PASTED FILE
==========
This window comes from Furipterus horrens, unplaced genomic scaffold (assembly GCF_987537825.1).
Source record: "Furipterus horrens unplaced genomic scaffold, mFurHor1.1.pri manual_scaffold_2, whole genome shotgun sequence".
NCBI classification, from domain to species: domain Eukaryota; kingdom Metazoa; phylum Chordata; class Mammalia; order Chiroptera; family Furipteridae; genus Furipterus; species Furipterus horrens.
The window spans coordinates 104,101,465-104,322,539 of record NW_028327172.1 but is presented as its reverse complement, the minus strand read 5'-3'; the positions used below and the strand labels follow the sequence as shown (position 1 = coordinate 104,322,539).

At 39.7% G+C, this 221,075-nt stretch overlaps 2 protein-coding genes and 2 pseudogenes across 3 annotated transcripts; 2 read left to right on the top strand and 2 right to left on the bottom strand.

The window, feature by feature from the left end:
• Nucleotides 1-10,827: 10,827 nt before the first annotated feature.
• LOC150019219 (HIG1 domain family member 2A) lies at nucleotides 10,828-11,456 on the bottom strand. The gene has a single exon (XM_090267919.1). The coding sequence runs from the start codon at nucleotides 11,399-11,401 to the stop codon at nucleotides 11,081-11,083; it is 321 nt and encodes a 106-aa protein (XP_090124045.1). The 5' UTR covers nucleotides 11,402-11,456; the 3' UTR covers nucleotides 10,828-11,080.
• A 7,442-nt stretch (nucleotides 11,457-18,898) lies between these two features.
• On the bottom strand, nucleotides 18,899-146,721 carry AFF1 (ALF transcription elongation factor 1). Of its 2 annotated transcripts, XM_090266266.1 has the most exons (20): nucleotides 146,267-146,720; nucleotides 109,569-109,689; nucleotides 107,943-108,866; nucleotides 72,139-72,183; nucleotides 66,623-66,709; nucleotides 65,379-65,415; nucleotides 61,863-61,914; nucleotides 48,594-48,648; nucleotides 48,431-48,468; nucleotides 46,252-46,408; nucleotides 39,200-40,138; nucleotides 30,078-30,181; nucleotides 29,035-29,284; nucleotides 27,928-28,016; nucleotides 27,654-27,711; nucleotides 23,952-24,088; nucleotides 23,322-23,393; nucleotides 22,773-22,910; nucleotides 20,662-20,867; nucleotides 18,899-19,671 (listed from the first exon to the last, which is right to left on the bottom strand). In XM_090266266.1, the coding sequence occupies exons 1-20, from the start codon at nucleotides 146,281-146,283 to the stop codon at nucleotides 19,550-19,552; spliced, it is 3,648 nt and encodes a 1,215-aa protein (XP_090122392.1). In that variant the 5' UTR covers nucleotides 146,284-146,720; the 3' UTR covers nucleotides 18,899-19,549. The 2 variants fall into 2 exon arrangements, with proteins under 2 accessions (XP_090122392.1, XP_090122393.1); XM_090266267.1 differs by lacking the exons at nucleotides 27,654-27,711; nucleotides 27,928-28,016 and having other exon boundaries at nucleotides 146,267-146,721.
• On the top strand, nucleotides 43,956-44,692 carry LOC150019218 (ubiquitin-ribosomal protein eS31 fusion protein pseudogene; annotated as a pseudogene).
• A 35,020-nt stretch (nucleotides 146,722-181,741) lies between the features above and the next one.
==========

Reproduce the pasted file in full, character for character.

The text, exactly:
This window comes from Furipterus horrens, unplaced genomic scaffold (assembly GCF_987537825.1).
Source record: "Furipterus horrens unplaced genomic scaffold, mFurHor1.1.pri manual_scaffold_2, whole genome shotgun sequence".
NCBI classification, from domain to species: domain Eukaryota; kingdom Metazoa; phylum Chordata; class Mammalia; order Chiroptera; family Furipteridae; genus Furipterus; species Furipterus horrens.
The window spans coordinates 104,101,465-104,322,539 of record NW_028327172.1 but is presented as its reverse complement, the minus strand read 5'-3'; the positions used below and the strand labels follow the sequence as shown (position 1 = coordinate 104,322,539).

At 39.7% G+C, this 221,075-nt stretch overlaps 2 protein-coding genes and 2 pseudogenes across 3 annotated transcripts; 2 read left to right on the top strand and 2 right to left on the bottom strand.

The window, feature by feature from the left end:
• Nucleotides 1-10,827: 10,827 nt before the first annotated feature.
• LOC150019219 (HIG1 domain family member 2A) lies at nucleotides 10,828-11,456 on the bottom strand. The gene has a single exon (XM_090267919.1). The coding sequence runs from the start codon at nucleotides 11,399-11,401 to the stop codon at nucleotides 11,081-11,083; it is 321 nt and encodes a 106-aa protein (XP_090124045.1). The 5' UTR covers nucleotides 11,402-11,456; the 3' UTR covers nucleotides 10,828-11,080.
• A 7,442-nt stretch (nucleotides 11,457-18,898) lies between these two features.
• On the bottom strand, nucleotides 18,899-146,721 carry AFF1 (ALF transcription elongation factor 1). Of its 2 annotated transcripts, XM_090266266.1 has the most exons (20): nucleotides 146,267-146,720; nucleotides 109,569-109,689; nucleotides 107,943-108,866; nucleotides 72,139-72,183; nucleotides 66,623-66,709; nucleotides 65,379-65,415; nucleotides 61,863-61,914; nucleotides 48,594-48,648; nucleotides 48,431-48,468; nucleotides 46,252-46,408; nucleotides 39,200-40,138; nucleotides 30,078-30,181; nucleotides 29,035-29,284; nucleotides 27,928-28,016; nucleotides 27,654-27,711; nucleotides 23,952-24,088; nucleotides 23,322-23,393; nucleotides 22,773-22,910; nucleotides 20,662-20,867; nucleotides 18,899-19,671 (listed from the first exon to the last, which is right to left on the bottom strand). In XM_090266266.1, the coding sequence occupies exons 1-20, from the start codon at nucleotides 146,281-146,283 to the stop codon at nucleotides 19,550-19,552; spliced, it is 3,648 nt and encodes a 1,215-aa protein (XP_090122392.1). In that variant the 5' UTR covers nucleotides 146,284-146,720; the 3' UTR covers nucleotides 18,899-19,549. The 2 variants fall into 2 exon arrangements, with proteins under 2 accessions (XP_090122392.1, XP_090122393.1); XM_090266267.1 differs by lacking the exons at nucleotides 27,654-27,711; nucleotides 27,928-28,016 and having other exon boundaries at nucleotides 146,267-146,721.
• On the top strand, nucleotides 43,956-44,692 carry LOC150019218 (ubiquitin-ribosomal protein eS31 fusion protein pseudogene; annotated as a pseudogene).
• A 35,020-nt stretch (nucleotides 146,722-181,741) lies between the features above and the next one.